Oil leaders strike an upbeat tone at Davos energy session

Slump in crude prices was a “temporary phenomenon” and producers could use it to their long-term advantage.

Davos // Leaders of the global oil industry told the annual meeting of the World Economic Forum in Davos that the slump in crude prices was a “temporary phenomenon” and that producers could use it to their long-term advantage.

“I’ve seen this kind of fall two or three times in my time and we have always overcome it,” Abdalla El Badri, the Opec secretary general, told participants on Thursday at a session on energy economics. “But we should not lay off people like we did before. The price will rebound. The fundamentals don’t warrant a 40 to 50 per cent fall in the oil price.”

His view was echoed by Fatih Birol, the chief economist of the International Energy Agency.

“Oil at US$45 is a temporary phenomenon and we will see upward pressure towards the end of the year,” he said. “Upstream investments will decline by 15 per cent this year, affecting the areas of high-cost production.”

Khalid Al Falih, the president and chief executive of Saudi Aramco, said he was “surprised that people are surprised” at the fall.

“All commodities go through cycles and oil is the ultimate commodity,” he said. “The high price of recent times fuelled growth in supply and the market was propped up too long by geopolitical fears and security worries. That bubble burst last year, and that led to the fall.”

Mr Al Falih said global demand for oil would recover later this year.

“But investment flows will have to be more careful about committing large sums to new supply sources in the industry,” he warned. “Saudi Aramco will use the downturn as an opportunity to sharpen our fiscal discipline, but we are committed to the long-term strategy of using gas for domestic supply and replacing liquid that will go for export. We will also continue to invest in refineries and petrochemicals.”

Mr Al Badri insisted that the decision by Opec in November not to cut production was not directed at producers in the United States or Russia.

“It was a purely economic decision, and a collective decision,” he said. “It is nonsense that this is a war against shale or against the Americans. If we had cut back then, we would not be able to resist pressure to cut next March or June, and then where does it stop?”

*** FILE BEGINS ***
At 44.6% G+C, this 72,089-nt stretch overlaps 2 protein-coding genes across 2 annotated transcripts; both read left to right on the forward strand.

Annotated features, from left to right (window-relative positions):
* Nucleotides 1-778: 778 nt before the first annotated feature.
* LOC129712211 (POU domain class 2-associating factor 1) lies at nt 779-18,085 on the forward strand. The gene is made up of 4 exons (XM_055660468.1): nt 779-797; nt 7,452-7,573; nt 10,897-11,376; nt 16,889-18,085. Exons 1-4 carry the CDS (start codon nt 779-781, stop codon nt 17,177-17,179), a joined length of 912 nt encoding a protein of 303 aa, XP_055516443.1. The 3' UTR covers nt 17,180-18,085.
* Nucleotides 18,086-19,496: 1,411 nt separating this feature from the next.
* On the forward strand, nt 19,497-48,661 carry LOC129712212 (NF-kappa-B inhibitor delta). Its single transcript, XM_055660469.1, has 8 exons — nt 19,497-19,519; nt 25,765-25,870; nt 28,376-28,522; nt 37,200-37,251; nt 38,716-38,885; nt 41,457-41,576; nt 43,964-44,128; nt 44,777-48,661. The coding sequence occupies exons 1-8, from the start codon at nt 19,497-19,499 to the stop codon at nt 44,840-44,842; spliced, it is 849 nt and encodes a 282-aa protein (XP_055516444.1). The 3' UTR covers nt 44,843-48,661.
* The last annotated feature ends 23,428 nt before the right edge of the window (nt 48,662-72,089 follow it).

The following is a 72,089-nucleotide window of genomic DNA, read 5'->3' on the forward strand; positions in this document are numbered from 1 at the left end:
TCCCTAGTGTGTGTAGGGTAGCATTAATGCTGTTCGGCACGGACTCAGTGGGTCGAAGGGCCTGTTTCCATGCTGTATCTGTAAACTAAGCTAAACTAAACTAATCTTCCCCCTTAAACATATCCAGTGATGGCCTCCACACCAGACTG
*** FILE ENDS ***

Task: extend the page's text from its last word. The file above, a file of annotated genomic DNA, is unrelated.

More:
Mr Birol said that the big winner from the oil price fall was the US, because of the “revolution” it had achieved in shale oil production.

“Japan and India can also be winners if they put effective policies in place while we have low prices. The losers are Russia, Venezuela and Nigeria.”

Arkady Dvorkovich, the deputy prime minister of Russia, responded: “First of all, we are not losers. At any price level, you can win if you are becoming more efficient. For Russia it’s good to have moderate but stable oil prices.”

He added that Russia’s move to increase energy supplies to the Asia Pacific region was “quite natural” and did not reflect a reduction in supply to Europe.

Claudio Descalzi, the chief executive of the Italian energy group Eni, called for a global central bank for the oil industry.

“Demand for oil failed, but the collapse in the price was also a financial issue,” he said. “Oil is such a big element of the global economy – it has to be stabilised by a central bank.”

One participant expressed a note of scepticism on the general optimism of the panel.

“The oil price has dropped from $100 to $50 and everybody is a winner? I’m confused,” said Ken Hersh, the chief executive of NGP Energy Capital Management. “There has to be a loser somewhere.”


Follow The National's Business section on Twitter